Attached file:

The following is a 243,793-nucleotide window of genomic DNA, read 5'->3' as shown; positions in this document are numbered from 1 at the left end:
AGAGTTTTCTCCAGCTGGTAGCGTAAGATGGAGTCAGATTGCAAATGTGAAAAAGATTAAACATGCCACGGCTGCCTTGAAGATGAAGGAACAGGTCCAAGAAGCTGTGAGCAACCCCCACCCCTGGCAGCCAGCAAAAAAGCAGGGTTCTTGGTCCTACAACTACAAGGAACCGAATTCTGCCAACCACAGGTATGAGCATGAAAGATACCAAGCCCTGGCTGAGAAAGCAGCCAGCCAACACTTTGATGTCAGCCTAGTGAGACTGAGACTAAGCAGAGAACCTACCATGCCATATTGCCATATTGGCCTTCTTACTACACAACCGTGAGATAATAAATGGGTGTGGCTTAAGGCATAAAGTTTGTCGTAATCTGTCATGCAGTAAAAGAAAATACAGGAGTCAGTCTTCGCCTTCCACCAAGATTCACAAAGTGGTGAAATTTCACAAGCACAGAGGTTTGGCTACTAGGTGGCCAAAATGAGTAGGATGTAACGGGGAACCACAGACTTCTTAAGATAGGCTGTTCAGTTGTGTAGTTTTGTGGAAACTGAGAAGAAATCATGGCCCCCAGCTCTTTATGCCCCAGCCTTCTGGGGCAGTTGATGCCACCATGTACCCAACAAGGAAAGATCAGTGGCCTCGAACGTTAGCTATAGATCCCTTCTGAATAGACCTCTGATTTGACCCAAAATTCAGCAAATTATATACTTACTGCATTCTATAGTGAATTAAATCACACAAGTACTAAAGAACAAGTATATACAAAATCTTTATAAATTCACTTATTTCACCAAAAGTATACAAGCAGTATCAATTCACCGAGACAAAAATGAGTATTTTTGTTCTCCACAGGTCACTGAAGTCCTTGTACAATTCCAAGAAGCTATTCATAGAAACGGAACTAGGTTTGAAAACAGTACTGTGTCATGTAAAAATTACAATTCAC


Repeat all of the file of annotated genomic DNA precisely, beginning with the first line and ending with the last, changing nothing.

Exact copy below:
The following is a 243,793-nucleotide window of genomic DNA, read 5'->3' as shown; positions in this document are numbered from 1 at the left end:
AGAGTTTTCTCCAGCTGGTAGCGTAAGATGGAGTCAGATTGCAAATGTGAAAAAGATTAAACATGCCACGGCTGCCTTGAAGATGAAGGAACAGGTCCAAGAAGCTGTGAGCAACCCCCACCCCTGGCAGCCAGCAAAAAAGCAGGGTTCTTGGTCCTACAACTACAAGGAACCGAATTCTGCCAACCACAGGTATGAGCATGAAAGATACCAAGCCCTGGCTGAGAAAGCAGCCAGCCAACACTTTGATGTCAGCCTAGTGAGACTGAGACTAAGCAGAGAACCTACCATGCCATATTGCCATATTGGCCTTCTTACTACACAACCGTGAGATAATAAATGGGTGTGGCTTAAGGCATAAAGTTTGTCGTAATCTGTCATGCAGTAAAAGAAAATACAGGAGTCAGTCTTCGCCTTCCACCAAGATTCACAAAGTGGTGAAATTTCACAAGCACAGAGGTTTGGCTACTAGGTGGCCAAAATGAGTAGGATGTAACGGGGAACCACAGACTTCTTAAGATAGGCTGTTCAGTTGTGTAGTTTTGTGGAAACTGAGAAGAAATCATGGCCCCCAGCTCTTTATGCCCCAGCCTTCTGGGGCAGTTGATGCCACCATGTACCCAACAAGGAAAGATCAGTGGCCTCGAACGTTAGCTATAGATCCCTTCTGAATAGACCTCTGATTTGACCCAAAATTCAGCAAATTATATACTTACTGCATTCTATAGTGAATTAAATCACACAAGTACTAAAGAACAAGTATATACAAAATCTTTATAAATTCACTTATTTCACCAAAAGTATACAAGCAGTATCAATTCACCGAGACAAAAATGAGTATTTTTGTTCTCCACAGGTCACTGAAGTCCTTGTACAATTCCAAGAAGCTATTCATAGAAACGGAACTAGGTTTGAAAACAGTACTGTGTCATGTAAAAATTACAATTCAC